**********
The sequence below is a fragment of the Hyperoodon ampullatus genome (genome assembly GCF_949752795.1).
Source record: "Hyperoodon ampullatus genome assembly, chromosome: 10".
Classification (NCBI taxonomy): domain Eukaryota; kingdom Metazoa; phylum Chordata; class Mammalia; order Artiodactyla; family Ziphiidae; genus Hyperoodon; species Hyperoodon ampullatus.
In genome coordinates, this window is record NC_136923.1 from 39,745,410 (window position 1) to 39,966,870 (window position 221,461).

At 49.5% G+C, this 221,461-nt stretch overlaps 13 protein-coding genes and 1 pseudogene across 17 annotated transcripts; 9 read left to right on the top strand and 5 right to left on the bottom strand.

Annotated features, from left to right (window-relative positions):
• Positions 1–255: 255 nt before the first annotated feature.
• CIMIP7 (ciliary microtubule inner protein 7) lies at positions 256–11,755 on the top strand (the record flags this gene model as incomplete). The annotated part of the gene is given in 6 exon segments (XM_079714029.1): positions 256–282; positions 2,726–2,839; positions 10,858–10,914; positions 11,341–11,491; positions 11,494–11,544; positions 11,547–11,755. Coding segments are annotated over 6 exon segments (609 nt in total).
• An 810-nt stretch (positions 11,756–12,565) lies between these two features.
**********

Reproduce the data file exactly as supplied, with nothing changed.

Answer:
The sequence below is a fragment of the Hyperoodon ampullatus genome (genome assembly GCF_949752795.1).
Source record: "Hyperoodon ampullatus genome assembly, chromosome: 10".
Classification (NCBI taxonomy): domain Eukaryota; kingdom Metazoa; phylum Chordata; class Mammalia; order Artiodactyla; family Ziphiidae; genus Hyperoodon; species Hyperoodon ampullatus.
In genome coordinates, this window is record NC_136923.1 from 39,745,410 (window position 1) to 39,966,870 (window position 221,461).

At 49.5% G+C, this 221,461-nt stretch overlaps 13 protein-coding genes and 1 pseudogene across 17 annotated transcripts; 9 read left to right on the top strand and 5 right to left on the bottom strand.

Annotated features, from left to right (window-relative positions):
• Positions 1–255: 255 nt before the first annotated feature.
• CIMIP7 (ciliary microtubule inner protein 7) lies at positions 256–11,755 on the top strand (the record flags this gene model as incomplete). The annotated part of the gene is given in 6 exon segments (XM_079714029.1): positions 256–282; positions 2,726–2,839; positions 10,858–10,914; positions 11,341–11,491; positions 11,494–11,544; positions 11,547–11,755. Coding segments are annotated over 6 exon segments (609 nt in total).
• An 810-nt stretch (positions 11,756–12,565) lies between these two features.